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Camp focuses on life with legacy in mind

Girls gather around a bonfire for some end-of-day activities. Donated photo Girls gather around a bonfire for some end-of-day activities. Donated photo

Three years ago, Meg Hanshaw was in full-on planning mode for a camp that she hoped to see grow into something big, but that would — for that summer at least — roll forward hosted in her home with just two campers attending.

Fast forward to 2019, and Hanshaw is gearing up for year three of Live Your Legacy Leadership Summit for Girls, an overnight camp at Western Carolina University that will this year welcome 16 girls and employ four coaches.

“This is about transformation,” said Hanshaw. “If girls were coming to just hike and do ropes courses, they would not like it. It’s social and emotional intelligence. It’s the real deal.”

Hanshaw has a long history with summer camps, starting out as a basketball coach in the 1990s who ran her camps with an emphasis on leadership and empowerment. But as she progressed through her own educational path, Hanshaw, now a Ph.D., found herself driven to find out “what do we need to do to make sure that people thrive and that they have the best chance of reaching their full potential.”

Through her research, Hanshaw came to the conclusion that the school system wasn’t put together in a way that supported young people to reach their full potential, and she saw the “epidemic of violence and bullying and chronic disease and depression and ADD” as confirmation. She decided to do something about it, starting the nonprofit i.b.mee to “bring research out into the masses,” shortly thereafter launching the camp.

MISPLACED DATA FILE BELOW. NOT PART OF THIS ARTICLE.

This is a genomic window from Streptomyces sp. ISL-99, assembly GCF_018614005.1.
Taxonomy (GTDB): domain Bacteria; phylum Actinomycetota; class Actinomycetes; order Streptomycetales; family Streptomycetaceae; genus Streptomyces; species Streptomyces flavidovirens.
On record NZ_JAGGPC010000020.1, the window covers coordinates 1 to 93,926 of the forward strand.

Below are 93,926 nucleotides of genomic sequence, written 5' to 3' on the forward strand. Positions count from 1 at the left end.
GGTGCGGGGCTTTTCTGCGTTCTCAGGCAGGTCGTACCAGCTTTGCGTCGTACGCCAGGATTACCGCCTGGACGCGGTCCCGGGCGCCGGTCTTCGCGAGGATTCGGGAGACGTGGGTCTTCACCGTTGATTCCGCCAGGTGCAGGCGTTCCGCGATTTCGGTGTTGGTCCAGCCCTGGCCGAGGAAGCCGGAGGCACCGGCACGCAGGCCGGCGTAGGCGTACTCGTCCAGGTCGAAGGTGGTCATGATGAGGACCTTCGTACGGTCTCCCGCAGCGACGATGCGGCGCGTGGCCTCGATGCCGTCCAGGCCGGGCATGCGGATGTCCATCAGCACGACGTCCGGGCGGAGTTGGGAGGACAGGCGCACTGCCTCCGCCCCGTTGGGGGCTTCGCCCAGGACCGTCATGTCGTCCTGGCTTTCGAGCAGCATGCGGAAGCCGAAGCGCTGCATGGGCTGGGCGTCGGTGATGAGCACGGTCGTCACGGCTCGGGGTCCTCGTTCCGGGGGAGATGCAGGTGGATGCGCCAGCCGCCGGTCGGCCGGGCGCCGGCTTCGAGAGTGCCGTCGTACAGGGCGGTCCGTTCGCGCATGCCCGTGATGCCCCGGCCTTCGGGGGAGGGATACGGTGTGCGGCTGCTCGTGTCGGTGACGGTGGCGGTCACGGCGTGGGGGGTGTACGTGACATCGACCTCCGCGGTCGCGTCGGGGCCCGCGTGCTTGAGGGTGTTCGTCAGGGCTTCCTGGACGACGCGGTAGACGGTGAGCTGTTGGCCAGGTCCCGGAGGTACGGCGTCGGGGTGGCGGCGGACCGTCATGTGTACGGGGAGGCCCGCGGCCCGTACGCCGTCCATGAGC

“I wanted to start programs that really supported the kids who had missed out, which are high school kids,” she said. “They’ve gone through the whole system and it’s nobody’s fault. It’s just we don’t know what we don’t know yet.”

Live Your Legacy is a jam-packed camp that seeks to make a lasting impact, equipping girls to chart their own path forward in life and to make meaningful change in the world around them. A key component of the camp is vision mapping, a skill that helps campers understand what they are truly passionate about pursuing in life.

“We’ve found that a lot of kids are not even asked that question,” said Hanshaw. “They’re sort of in this way of doing that’s like, this is what you do next, this is what you do next, and people are telling them. They don’t have enough time to slow down and get mindful and get in and say, ‘What about me? What do I really like?”

That’s a problem for boys and girls alike, and eventually Hanshaw hopes to expand the camp to welcome boys too.

“I’d give myself probably three more years, and then we’ll add the boys because it will be a proven system,” she said.

The camp uses a wellness model that considers academics, relationships, health and spirituality. Campers create a pathway for college, career and life, working to break through the challenges and fears keeping them from success, and they also develop a plan for a service project to impact the world around them.

And while transformation is the emphasis, there’s opportunity for fun and adventure too — bonfires, hiking, whitewater rafting, time on a lake — though all of that is done while taking full advantage of teachable moments to help the girls understand how to set goals, resolve conflicts and work as a team.

“They’re different people by the time they walk out,” said Hanshaw.

 

Be a camper

Live Your Legacy Leadership Summit for Girls will be offered June 16-22 at Western Carolina University, with places for 16 girls entering grades 10 through 12. The week will be packed full of activities aimed at helping campers to realize their potential and make a plan to achieve it as they go forth into adulthood. It’s run by Meg Hanshaw, Ph.D., and founder of the nonprofit i.b.mee, based in Asheville. 

The application deadline is April 26, with scholarships up to $1,200 available to defray the overnight camp’s $1,500 cost. Find out more at www.ibmee.org.

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